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Posted on September 9, 2012 by Teresa Cannata'

“A book is a loaded gun in the house next door…Who knows who might be the target of the well-read man?”, wrote Ray Bradbury in one of his masterpieces, Fahrenheit 451, a dystopian novel published in 1953. The importance of being free to interpret the world by ourselves, without being influenced by the media, is clearly a fundamental theme of the story: books represent the enemy, things to be destroyed because they could “poison” the minds of people totally used to watch television and blindly accept what the State says.

I couldn’t imagine a world without books: I’ve always been an avid reader and, as a teacher, I understand their role in society, especially in the lives of young generations. I love technology, too, but I could never read a book on an electronic device: the feeling of holding a book in your hands, leafing through it, taking notes or underlining interesting passages, is something which can’t be replaced. I’m sure Olympia Le-Tan agrees with me, since she has turned her passion for books into a successful career. The French designer has become famous thanks to her unmistakable book clutches – bags which reproduce book covers from the European and American literature. Embroideries, silk and felt appliqués are used to replicate illustrations, some of which are part of collective imagination.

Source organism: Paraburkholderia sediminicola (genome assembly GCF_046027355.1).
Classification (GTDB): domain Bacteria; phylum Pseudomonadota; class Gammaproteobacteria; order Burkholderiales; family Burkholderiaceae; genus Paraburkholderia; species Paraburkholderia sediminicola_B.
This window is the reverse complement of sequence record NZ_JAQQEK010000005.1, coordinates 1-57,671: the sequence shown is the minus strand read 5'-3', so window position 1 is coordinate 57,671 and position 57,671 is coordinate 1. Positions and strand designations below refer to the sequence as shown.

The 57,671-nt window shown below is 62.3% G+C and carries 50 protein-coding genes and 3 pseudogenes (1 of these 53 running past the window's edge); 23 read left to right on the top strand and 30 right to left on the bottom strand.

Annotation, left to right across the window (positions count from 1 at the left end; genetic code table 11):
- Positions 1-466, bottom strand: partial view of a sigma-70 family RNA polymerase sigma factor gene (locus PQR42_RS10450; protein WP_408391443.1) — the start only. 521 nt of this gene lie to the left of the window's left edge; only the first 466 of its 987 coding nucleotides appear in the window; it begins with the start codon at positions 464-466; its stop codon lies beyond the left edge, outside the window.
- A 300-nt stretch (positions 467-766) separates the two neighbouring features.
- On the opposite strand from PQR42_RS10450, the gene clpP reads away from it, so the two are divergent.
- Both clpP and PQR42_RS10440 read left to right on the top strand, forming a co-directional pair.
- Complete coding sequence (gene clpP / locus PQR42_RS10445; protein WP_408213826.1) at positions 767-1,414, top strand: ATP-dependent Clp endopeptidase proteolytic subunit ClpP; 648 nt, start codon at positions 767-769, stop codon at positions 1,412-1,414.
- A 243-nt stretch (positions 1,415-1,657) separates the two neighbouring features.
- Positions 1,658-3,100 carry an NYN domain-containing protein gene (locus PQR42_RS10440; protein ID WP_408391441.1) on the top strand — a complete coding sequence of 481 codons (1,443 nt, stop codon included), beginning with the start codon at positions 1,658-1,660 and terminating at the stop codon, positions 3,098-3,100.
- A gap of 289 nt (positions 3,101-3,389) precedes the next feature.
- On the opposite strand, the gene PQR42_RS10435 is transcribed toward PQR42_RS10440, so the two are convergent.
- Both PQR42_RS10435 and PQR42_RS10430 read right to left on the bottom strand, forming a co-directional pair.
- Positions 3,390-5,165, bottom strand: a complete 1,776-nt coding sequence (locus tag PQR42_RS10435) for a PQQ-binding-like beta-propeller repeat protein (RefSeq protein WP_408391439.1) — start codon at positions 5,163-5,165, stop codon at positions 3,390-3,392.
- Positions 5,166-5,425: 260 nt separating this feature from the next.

The clutches that have been produced so far are amazing, but my favourite is the one featuring the first edition cover of Il Gattopardo by Giuseppe Tomasi di Lampedusa, published in 1958. This clutch is part of a special collection Olympia presented in January 2012 at Pitti Immagine in Florence, inspired by masterpieces of the Italian literature and cinema.

Each Olympia Le-Tan piece is hand-made and numbered: the cover is reproduced on canvas, then mounted on a brass frame and lined with Liberty patterned fabrics. 

A nice detail is inside the bag – a label saying “hand made with love in France”. 

This Italy-inspired collection was displayed at Museo Bellini in Florence, along with beautiful pictures by Max Farago. The one above presents Cleo Le-Tan (the designer’s sister) and the fashion editor Andrew Richardson as Angelica Sedara (Claudia Cardinale) and Tancredi Falconeri (Alain Delon), protagonists of the 1963 movie by Luchino Visconti inspired by the book by di Lampedusa. I love this picture because it brings the protagonists of an iconic movie into a modern setting, but still keeps their main features (see Cleo’s dress and updo and the eye-sash on Andrew) intact.